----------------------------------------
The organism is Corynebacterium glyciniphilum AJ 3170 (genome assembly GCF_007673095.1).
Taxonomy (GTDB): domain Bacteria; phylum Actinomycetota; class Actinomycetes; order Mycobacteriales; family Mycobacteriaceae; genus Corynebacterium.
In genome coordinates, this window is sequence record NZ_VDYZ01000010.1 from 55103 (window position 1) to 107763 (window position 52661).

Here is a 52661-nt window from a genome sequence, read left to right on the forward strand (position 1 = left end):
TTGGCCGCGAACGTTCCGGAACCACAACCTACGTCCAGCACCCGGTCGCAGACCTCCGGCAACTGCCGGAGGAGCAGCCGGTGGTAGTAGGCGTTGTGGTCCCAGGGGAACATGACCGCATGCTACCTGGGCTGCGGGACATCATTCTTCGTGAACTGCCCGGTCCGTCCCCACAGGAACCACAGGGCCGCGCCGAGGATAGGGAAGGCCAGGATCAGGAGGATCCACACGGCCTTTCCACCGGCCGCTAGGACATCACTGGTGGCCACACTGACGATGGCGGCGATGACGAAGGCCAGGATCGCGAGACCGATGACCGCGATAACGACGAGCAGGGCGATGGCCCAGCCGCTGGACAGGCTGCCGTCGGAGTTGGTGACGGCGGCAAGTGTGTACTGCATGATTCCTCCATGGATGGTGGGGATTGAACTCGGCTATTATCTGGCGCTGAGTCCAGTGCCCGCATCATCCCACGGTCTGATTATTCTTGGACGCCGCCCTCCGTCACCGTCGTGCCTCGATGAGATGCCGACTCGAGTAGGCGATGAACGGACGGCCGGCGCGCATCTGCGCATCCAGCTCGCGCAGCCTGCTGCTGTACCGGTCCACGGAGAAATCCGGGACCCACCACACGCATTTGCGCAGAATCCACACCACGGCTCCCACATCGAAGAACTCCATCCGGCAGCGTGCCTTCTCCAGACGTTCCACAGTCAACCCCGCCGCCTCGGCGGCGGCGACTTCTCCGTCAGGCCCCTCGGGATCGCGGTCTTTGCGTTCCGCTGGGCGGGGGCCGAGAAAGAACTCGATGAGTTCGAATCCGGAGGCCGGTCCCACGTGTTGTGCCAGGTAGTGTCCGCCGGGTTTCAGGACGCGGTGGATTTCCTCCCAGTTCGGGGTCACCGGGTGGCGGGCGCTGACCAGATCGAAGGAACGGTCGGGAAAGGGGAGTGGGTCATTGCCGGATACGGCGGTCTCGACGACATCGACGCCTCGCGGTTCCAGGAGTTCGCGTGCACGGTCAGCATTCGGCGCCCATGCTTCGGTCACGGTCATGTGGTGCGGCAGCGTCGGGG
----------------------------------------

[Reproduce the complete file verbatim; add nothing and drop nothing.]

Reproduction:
The organism is Corynebacterium glyciniphilum AJ 3170 (genome assembly GCF_007673095.1).
Taxonomy (GTDB): domain Bacteria; phylum Actinomycetota; class Actinomycetes; order Mycobacteriales; family Mycobacteriaceae; genus Corynebacterium.
In genome coordinates, this window is sequence record NZ_VDYZ01000010.1 from 55103 (window position 1) to 107763 (window position 52661).

Here is a 52661-nt window from a genome sequence, read left to right on the forward strand (position 1 = left end):
TTGGCCGCGAACGTTCCGGAACCACAACCTACGTCCAGCACCCGGTCGCAGACCTCCGGCAACTGCCGGAGGAGCAGCCGGTGGTAGTAGGCGTTGTGGTCCCAGGGGAACATGACCGCATGCTACCTGGGCTGCGGGACATCATTCTTCGTGAACTGCCCGGTCCGTCCCCACAGGAACCACAGGGCCGCGCCGAGGATAGGGAAGGCCAGGATCAGGAGGATCCACACGGCCTTTCCACCGGCCGCTAGGACATCACTGGTGGCCACACTGACGATGGCGGCGATGACGAAGGCCAGGATCGCGAGACCGATGACCGCGATAACGACGAGCAGGGCGATGGCCCAGCCGCTGGACAGGCTGCCGTCGGAGTTGGTGACGGCGGCAAGTGTGTACTGCATGATTCCTCCATGGATGGTGGGGATTGAACTCGGCTATTATCTGGCGCTGAGTCCAGTGCCCGCATCATCCCACGGTCTGATTATTCTTGGACGCCGCCCTCCGTCACCGTCGTGCCTCGATGAGATGCCGACTCGAGTAGGCGATGAACGGACGGCCGGCGCGCATCTGCGCATCCAGCTCGCGCAGCCTGCTGCTGTACCGGTCCACGGAGAAATCCGGGACCCACCACACGCATTTGCGCAGAATCCACACCACGGCTCCCACATCGAAGAACTCCATCCGGCAGCGTGCCTTCTCCAGACGTTCCACAGTCAACCCCGCCGCCTCGGCGGCGGCGACTTCTCCGTCAGGCCCCTCGGGATCGCGGTCTTTGCGTTCCGCTGGGCGGGGGCCGAGAAAGAACTCGATGAGTTCGAATCCGGAGGCCGGTCCCACGTGTTGTGCCAGGTAGTGTCCGCCGGGTTTCAGGACGCGGTGGATTTCCTCCCAGTTCGGGGTCACCGGGTGGCGGGCGCTGACCAGATCGAAGGAACGGTCGGGAAAGGGGAGTGGGTCATTGCCGGATACGGCGGTCTCGACGACATCGACGCCTCGCGGTTCCAGGAGTTCGCGTGCACGGTCAGCATTCGGCGCCCATGCTTCGGTCACGGTCATGTGGTGCGGCAGCGTCGGGG